As Trump was dining at his Florida Mar A Lago resort with Japanese Prime Minister Shinzo Abe Sunday night, news broke North Korea had tested a new nuclear-capable missile.  Rather than break the from party to receive the emergency intelligence briefing, Trump conducted the meeting in the middle of the public restaurant.

Guests seated near Trump at the restaurant snapped cell phone photos of the President reading sensitive intelligence documents and posted them to Facebook.

Chaffetz's letter asks the White House to explain what security measures were taken, the classification levels of the documents displayed in public, whether classified information was discussed in common areas, how Mar A Lago guests and workers are vetted to screen out security risks and what security protocols are in place at the public resort.

18 U.S. Code § 793 makes it a federal crime to carelessly handle classified information.

A copy of Chaffetz's letter is below.

Ryan: Trump made right decision to seek Flynn resignation

U.S. Speaker of the House Paul Ryan (L) talks with U.S. Senate Majority Leader Mitch McConnell (R) as they wait to hear U.S. President Donald Trump's announcement of his nominee for the empty associate justice seat at the U.S. Supreme Court, at the White House in Washington,...REUTERS/Carlos Barria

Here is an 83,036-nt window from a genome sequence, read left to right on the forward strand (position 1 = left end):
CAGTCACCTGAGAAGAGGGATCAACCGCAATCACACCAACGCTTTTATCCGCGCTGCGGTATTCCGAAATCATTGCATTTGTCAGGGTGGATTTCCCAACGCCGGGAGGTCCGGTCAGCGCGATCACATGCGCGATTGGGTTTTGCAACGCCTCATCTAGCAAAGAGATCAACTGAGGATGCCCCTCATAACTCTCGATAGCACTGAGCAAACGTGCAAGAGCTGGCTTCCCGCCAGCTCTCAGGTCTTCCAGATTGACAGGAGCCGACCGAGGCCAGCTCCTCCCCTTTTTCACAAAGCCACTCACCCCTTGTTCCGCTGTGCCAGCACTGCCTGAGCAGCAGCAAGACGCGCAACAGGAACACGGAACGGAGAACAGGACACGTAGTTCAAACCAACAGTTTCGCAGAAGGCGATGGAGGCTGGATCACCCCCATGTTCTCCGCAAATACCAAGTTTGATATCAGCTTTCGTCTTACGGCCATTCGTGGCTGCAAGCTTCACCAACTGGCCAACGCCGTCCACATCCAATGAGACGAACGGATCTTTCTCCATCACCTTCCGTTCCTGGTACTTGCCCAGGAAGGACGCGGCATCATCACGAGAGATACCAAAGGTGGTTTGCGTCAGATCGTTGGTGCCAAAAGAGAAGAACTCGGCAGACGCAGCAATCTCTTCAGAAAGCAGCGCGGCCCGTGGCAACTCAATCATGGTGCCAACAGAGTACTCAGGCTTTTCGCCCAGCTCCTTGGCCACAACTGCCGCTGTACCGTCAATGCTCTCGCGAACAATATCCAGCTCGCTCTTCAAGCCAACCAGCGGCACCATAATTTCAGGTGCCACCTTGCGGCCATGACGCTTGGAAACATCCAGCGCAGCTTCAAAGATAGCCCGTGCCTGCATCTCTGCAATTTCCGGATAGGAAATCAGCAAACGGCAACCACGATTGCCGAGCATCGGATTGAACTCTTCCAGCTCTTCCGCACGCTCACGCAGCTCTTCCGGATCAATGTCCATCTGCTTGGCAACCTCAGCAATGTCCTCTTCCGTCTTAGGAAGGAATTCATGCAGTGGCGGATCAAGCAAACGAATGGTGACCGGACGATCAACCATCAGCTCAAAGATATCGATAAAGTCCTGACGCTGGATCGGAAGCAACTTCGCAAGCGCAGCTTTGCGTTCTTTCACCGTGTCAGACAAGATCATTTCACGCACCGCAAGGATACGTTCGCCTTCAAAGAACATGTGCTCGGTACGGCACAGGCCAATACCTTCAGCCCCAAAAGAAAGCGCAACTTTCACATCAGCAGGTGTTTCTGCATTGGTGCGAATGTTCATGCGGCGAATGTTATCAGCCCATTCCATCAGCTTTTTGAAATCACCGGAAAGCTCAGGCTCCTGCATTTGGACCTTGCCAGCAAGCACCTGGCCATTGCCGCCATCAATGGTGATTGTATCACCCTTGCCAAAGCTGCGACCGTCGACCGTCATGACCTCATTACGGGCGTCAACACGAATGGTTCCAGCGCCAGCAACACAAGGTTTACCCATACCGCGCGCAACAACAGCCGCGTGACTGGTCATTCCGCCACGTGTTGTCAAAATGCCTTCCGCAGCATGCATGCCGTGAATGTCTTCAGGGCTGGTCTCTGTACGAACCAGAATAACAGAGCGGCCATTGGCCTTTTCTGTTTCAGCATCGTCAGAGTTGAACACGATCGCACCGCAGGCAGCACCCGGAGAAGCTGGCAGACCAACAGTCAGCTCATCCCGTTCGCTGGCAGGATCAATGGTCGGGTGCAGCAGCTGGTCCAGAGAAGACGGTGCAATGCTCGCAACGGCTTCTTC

WASHINGTON (Reuters) - U.S. House of Representatives Speaker Paul Ryan said on Tuesday President Donald Trump was right to seek the resignation of Michael Flynn after disclosures the national security adviser misled the vice president and others about his conversations with a Russian diplomat.

Ryan said he would leave it to the administration to explain the circumstances behind Flynn's departure.

"I think they key is this: that as soon as this person lost the president's trust, the president asked for his resignation, and that was the right thing to do," Ryan told reporters.

 (Reporting by Doina Chiacu Editing by W Simon)